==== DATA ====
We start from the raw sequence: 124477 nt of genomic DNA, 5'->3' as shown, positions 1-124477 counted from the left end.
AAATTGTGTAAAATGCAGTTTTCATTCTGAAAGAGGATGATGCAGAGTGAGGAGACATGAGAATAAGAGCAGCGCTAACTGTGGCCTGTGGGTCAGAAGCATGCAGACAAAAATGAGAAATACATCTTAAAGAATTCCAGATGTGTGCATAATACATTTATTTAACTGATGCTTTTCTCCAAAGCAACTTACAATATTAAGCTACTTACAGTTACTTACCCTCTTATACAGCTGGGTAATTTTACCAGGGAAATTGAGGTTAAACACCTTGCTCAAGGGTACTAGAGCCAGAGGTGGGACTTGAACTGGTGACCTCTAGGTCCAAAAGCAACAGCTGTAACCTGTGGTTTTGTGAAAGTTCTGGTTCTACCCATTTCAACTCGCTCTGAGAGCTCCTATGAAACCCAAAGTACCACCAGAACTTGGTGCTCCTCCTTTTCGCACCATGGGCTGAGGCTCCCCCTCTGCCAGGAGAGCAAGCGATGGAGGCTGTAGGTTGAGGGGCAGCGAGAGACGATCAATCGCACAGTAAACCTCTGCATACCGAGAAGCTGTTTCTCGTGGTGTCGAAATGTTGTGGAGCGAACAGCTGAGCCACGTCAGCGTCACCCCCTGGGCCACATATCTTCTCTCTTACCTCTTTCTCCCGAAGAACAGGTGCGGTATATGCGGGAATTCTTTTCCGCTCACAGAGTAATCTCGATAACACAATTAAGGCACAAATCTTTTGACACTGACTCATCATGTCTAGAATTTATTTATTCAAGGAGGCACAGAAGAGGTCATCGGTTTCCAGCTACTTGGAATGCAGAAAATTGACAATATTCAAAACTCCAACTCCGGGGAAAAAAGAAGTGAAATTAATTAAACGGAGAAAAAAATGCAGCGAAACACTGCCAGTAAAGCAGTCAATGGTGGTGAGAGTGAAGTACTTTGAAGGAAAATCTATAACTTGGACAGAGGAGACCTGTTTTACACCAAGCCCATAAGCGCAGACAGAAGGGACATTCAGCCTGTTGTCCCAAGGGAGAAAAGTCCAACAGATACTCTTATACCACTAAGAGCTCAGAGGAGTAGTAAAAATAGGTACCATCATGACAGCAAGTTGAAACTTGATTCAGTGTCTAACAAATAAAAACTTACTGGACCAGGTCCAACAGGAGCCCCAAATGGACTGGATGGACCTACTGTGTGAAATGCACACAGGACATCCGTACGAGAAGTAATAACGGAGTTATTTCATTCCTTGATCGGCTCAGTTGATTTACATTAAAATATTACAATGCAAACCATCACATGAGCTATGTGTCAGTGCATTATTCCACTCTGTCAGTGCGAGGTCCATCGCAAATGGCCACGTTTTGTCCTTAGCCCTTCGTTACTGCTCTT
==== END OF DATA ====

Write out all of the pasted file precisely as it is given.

We start from the raw sequence: 124477 nt of genomic DNA, 5'->3' as shown, positions 1-124477 counted from the left end.
AAATTGTGTAAAATGCAGTTTTCATTCTGAAAGAGGATGATGCAGAGTGAGGAGACATGAGAATAAGAGCAGCGCTAACTGTGGCCTGTGGGTCAGAAGCATGCAGACAAAAATGAGAAATACATCTTAAAGAATTCCAGATGTGTGCATAATACATTTATTTAACTGATGCTTTTCTCCAAAGCAACTTACAATATTAAGCTACTTACAGTTACTTACCCTCTTATACAGCTGGGTAATTTTACCAGGGAAATTGAGGTTAAACACCTTGCTCAAGGGTACTAGAGCCAGAGGTGGGACTTGAACTGGTGACCTCTAGGTCCAAAAGCAACAGCTGTAACCTGTGGTTTTGTGAAAGTTCTGGTTCTACCCATTTCAACTCGCTCTGAGAGCTCCTATGAAACCCAAAGTACCACCAGAACTTGGTGCTCCTCCTTTTCGCACCATGGGCTGAGGCTCCCCCTCTGCCAGGAGAGCAAGCGATGGAGGCTGTAGGTTGAGGGGCAGCGAGAGACGATCAATCGCACAGTAAACCTCTGCATACCGAGAAGCTGTTTCTCGTGGTGTCGAAATGTTGTGGAGCGAACAGCTGAGCCACGTCAGCGTCACCCCCTGGGCCACATATCTTCTCTCTTACCTCTTTCTCCCGAAGAACAGGTGCGGTATATGCGGGAATTCTTTTCCGCTCACAGAGTAATCTCGATAACACAATTAAGGCACAAATCTTTTGACACTGACTCATCATGTCTAGAATTTATTTATTCAAGGAGGCACAGAAGAGGTCATCGGTTTCCAGCTACTTGGAATGCAGAAAATTGACAATATTCAAAACTCCAACTCCGGGGAAAAAAGAAGTGAAATTAATTAAACGGAGAAAAAAATGCAGCGAAACACTGCCAGTAAAGCAGTCAATGGTGGTGAGAGTGAAGTACTTTGAAGGAAAATCTATAACTTGGACAGAGGAGACCTGTTTTACACCAAGCCCATAAGCGCAGACAGAAGGGACATTCAGCCTGTTGTCCCAAGGGAGAAAAGTCCAACAGATACTCTTATACCACTAAGAGCTCAGAGGAGTAGTAAAAATAGGTACCATCATGACAGCAAGTTGAAACTTGATTCAGTGTCTAACAAATAAAAACTTACTGGACCAGGTCCAACAGGAGCCCCAAATGGACTGGATGGACCTACTGTGTGAAATGCACACAGGACATCCGTACGAGAAGTAATAACGGAGTTATTTCATTCCTTGATCGGCTCAGTTGATTTACATTAAAATATTACAATGCAAACCATCACATGAGCTATGTGTCAGTGCATTATTCCACTCTGTCAGTGCGAGGTCCATCGCAAATGGCCACGTTTTGTCCTTAGCCCTTCGTTACTGCTCTT